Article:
Focus On the Family says anti-bullying efforts in schools push gay agenda

Denver Post: “As kids head back to school, conservative Christian media ministry Focus on the Family perceives a bully on the playground: national gay-advocacy groups. School officials allow these outside groups to introduce policies, curriculum and library books under the guise of diversity, safety or bullying-prevention initiatives, said Focus on the Family education expert Candi Cushman.” Continue reading

Sister, Fear Has No Place Here.

by Cynthia Ann Schemmer

all photos courtesy of the author

This past April I drove to Amesville, Ohio to stay at SuBAMUH (Susan B. Anthony Memorial Unrest Home) to conduct oral history interviews with three permanent residents. SuBAMUH is a women’s intentional community located in rural farmland just twelve miles outside of Athens. Established in 1979, the land serves as a home, safe and sober space, campground, and educational center for women. Currently, there are only five permanent residents on the land, but a constant flow of women-identified campers pass through every year. Men over the age of 10 are not permitted on the land.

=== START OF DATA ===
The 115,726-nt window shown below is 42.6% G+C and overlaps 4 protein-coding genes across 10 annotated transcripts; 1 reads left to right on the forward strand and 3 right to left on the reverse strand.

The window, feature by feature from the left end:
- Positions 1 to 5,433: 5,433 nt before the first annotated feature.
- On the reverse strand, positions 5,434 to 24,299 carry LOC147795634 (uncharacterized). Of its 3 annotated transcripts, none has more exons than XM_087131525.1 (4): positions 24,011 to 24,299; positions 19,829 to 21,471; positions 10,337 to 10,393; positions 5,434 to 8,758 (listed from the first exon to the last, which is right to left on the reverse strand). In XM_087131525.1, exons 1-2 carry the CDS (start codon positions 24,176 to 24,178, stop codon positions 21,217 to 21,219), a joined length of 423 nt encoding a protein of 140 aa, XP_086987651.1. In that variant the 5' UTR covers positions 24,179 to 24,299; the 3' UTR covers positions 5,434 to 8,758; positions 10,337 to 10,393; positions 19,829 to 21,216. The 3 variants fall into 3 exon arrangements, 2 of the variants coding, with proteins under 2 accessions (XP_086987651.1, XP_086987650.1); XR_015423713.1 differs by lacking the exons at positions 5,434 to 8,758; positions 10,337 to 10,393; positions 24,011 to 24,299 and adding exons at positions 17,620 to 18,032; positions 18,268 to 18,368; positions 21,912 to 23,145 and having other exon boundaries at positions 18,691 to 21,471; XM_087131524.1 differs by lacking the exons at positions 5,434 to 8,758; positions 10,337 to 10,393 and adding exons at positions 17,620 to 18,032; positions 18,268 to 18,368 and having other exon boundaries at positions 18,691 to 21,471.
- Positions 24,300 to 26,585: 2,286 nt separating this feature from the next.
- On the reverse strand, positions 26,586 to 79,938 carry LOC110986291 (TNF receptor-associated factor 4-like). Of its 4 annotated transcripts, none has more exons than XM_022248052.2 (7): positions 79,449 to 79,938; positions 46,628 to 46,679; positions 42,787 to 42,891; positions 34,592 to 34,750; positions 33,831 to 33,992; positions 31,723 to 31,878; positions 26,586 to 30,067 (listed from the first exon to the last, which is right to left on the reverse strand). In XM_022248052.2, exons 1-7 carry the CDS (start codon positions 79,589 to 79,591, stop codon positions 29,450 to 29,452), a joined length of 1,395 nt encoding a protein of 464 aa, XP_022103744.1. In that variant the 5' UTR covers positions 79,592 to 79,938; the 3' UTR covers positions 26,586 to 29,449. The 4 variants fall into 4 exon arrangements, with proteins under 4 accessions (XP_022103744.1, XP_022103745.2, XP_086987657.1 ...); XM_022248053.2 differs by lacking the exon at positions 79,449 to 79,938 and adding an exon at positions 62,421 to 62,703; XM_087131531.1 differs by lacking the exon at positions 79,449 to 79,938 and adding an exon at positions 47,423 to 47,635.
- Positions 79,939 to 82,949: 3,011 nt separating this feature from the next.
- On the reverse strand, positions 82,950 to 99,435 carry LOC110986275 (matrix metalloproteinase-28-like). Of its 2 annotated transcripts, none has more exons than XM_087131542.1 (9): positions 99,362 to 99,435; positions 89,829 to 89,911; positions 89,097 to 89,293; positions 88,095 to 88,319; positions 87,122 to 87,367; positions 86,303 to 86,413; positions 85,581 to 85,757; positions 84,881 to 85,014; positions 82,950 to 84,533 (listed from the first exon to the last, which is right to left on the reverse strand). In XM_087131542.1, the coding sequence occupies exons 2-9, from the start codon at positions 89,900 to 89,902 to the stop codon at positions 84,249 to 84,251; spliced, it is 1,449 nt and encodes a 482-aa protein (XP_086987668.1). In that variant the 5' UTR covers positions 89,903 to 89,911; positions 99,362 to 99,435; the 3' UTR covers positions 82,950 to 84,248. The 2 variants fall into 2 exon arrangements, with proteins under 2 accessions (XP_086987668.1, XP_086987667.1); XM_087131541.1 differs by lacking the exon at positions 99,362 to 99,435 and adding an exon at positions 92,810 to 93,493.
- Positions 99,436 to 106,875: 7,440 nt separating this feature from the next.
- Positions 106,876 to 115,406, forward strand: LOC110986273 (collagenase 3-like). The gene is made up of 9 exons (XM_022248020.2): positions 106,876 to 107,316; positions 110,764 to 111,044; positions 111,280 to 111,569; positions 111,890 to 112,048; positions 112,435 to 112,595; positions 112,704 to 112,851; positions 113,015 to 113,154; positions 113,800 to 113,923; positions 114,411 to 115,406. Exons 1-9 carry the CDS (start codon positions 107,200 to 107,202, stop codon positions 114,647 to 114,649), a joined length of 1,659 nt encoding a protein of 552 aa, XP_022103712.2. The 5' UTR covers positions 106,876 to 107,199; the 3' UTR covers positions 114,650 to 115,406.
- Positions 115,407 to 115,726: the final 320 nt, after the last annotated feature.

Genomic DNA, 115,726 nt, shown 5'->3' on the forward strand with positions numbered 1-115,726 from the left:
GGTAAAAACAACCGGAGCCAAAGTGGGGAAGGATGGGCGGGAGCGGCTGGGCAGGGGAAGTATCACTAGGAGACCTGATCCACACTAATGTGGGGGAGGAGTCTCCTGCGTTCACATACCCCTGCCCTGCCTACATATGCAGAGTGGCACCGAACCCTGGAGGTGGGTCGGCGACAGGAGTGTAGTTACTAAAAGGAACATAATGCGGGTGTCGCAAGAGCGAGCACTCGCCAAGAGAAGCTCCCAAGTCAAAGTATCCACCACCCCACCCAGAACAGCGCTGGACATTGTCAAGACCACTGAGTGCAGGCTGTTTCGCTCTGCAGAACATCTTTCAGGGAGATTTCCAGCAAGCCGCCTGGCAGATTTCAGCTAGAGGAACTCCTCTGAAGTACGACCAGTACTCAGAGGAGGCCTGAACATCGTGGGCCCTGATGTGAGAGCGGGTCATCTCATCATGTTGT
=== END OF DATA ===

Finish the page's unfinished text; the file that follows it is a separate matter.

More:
I have recently become interested in how we, as women, react to the destructive situations we find ourselves in, whether they be physical or emotional, as feminists, lesbians, queers, or heterosexuals. These reactions may be outward or inner, private or in response to society as a whole, but they are completely acceptable in their own respects; we are not mad and we should not be convinced otherwise. We react how we must, in order to resist psychic or physical death and maybe, in fact, we are just not mad enough. Continue reading